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DRM: Not that great for books

Tor Books, a publisher of science fiction books, it going to be joining forces with Baen Books to release Tor's books in electronic formats. The most interesting part of this is that the books will be DRM-free. Here's a nice blog post from one of Tor's authors going into detail why the DRM-free move is a good idea. Some choice quotes:

Tor's not doing this because it's a golly-neat idea, they're doing it because it makes money -- or at the very least, makes money for Baen, a book publisher who happens to be in the same line of business as Tor.
The problem with digital rights management for literature is that there's a huge analog hole in the security called "books." Over at Baen's Bar, the online bulliten board run by the Baen folks, one of the members there describes how he's made an unofficial personal e-book version of Old Man's War with "a hardcover copy, an Epson scanner, FineReader 6.0, and some eyeball sweat."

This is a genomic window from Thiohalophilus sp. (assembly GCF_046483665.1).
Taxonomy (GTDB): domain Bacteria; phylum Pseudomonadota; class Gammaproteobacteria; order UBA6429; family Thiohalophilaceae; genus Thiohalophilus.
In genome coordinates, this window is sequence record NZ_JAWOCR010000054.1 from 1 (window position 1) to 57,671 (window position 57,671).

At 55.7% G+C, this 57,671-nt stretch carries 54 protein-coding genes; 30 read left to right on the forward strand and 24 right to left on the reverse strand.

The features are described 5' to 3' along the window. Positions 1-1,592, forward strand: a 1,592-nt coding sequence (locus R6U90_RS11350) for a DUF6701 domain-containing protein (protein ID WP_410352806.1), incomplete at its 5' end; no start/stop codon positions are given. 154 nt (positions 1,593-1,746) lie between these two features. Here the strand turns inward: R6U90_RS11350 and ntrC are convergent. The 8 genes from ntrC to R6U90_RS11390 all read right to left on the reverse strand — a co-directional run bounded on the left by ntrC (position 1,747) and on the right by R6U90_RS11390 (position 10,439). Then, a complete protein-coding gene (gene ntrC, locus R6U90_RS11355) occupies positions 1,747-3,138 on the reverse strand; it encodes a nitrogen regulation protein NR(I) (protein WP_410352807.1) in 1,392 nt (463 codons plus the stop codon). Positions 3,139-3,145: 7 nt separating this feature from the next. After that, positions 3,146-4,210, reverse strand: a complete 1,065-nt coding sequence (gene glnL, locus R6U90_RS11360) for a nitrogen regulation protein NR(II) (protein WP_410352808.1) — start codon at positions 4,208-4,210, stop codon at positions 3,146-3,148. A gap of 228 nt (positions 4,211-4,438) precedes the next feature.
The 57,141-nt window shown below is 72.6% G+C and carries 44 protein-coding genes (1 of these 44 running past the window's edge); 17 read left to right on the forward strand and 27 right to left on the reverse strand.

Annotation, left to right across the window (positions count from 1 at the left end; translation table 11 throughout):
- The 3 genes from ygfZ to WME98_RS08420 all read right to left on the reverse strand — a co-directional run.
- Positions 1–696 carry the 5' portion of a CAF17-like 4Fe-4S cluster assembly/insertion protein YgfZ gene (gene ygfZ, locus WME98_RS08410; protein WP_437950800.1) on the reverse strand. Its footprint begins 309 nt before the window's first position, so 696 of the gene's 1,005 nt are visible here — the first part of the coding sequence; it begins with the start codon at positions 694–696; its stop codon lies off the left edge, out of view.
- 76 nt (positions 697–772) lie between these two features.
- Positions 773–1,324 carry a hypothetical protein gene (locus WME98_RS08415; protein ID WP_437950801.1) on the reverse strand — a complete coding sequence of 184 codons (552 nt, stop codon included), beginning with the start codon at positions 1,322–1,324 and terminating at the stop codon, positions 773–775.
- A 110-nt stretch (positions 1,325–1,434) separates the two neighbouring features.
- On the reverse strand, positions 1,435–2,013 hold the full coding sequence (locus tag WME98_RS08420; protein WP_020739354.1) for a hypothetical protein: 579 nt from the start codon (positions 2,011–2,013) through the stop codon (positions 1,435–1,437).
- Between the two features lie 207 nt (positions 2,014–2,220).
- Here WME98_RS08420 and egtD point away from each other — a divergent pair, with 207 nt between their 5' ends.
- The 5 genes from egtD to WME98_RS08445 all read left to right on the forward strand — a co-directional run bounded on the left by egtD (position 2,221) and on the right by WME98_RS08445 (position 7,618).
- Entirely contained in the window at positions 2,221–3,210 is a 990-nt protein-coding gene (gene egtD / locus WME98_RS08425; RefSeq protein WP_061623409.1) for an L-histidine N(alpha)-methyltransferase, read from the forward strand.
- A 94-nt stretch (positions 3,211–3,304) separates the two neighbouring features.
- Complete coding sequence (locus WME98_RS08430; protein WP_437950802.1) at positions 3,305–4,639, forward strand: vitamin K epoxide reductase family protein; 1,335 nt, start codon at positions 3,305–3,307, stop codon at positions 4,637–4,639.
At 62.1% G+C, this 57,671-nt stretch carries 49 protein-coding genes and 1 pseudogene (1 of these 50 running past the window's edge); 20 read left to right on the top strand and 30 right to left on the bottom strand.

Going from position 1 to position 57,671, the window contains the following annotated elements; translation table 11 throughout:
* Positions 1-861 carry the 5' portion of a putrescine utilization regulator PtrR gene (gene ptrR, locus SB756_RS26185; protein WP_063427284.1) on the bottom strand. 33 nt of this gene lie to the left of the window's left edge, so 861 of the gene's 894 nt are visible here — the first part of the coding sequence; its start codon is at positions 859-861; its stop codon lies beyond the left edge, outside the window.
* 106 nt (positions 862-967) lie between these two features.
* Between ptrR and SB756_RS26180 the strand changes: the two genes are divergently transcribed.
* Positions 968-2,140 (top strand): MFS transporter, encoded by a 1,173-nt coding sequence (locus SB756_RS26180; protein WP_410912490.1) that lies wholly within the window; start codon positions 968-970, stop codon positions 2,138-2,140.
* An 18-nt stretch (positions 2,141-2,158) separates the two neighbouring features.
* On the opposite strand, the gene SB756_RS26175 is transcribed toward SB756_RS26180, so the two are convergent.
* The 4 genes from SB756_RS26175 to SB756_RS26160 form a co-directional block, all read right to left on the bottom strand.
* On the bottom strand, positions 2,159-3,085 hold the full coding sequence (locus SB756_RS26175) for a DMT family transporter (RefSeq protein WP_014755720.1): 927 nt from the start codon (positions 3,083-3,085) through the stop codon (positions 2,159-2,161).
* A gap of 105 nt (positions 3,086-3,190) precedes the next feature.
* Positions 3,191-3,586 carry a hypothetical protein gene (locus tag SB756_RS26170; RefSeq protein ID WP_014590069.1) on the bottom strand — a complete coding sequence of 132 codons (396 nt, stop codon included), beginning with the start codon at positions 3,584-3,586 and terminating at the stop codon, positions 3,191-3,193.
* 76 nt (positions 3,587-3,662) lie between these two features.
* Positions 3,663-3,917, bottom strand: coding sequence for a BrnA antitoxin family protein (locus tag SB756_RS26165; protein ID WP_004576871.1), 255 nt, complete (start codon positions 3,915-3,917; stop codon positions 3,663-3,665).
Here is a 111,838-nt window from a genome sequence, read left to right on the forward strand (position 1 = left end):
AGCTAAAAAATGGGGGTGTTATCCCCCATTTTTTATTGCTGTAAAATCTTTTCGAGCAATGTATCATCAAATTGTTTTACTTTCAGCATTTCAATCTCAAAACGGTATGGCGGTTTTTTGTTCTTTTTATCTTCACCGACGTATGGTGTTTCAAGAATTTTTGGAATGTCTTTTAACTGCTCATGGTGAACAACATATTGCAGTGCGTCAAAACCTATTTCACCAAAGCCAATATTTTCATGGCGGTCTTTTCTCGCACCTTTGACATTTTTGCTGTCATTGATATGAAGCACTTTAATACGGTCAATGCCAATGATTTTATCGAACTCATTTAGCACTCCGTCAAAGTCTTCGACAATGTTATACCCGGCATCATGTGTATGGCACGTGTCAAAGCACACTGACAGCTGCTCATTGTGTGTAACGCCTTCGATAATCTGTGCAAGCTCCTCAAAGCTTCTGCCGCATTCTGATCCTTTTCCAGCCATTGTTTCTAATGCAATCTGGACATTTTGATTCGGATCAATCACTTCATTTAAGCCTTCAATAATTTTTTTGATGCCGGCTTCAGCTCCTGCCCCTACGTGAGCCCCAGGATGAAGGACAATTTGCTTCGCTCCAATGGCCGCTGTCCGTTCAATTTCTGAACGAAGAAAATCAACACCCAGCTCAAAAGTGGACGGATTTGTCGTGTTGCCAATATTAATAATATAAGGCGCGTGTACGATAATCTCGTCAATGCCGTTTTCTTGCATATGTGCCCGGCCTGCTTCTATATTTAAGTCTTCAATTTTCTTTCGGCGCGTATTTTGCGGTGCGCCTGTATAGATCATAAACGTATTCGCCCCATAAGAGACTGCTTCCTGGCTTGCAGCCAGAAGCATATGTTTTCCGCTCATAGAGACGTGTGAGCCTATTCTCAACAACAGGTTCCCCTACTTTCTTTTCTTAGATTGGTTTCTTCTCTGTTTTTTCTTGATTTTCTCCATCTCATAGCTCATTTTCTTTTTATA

The major problem for authors is not piracy but obscurity, as I and so many others have noted again and again and again and yet again after that. I'm doing pretty well as far as readers go, especially as a newer-ish novelist, but I wouldn't mind having more readers, and people sharing the book is one way to do that. Please, folks, won't you let your friends borrow a copy of my book? I thank you for your evangelism.

It's good to see that not all media distributors are adding knee-jerk DRM to their products and making the electronic consumption of their works a difficult thing for their honest customers. It's also good to see that going DRM-free is starting to be seen as a good business decision.

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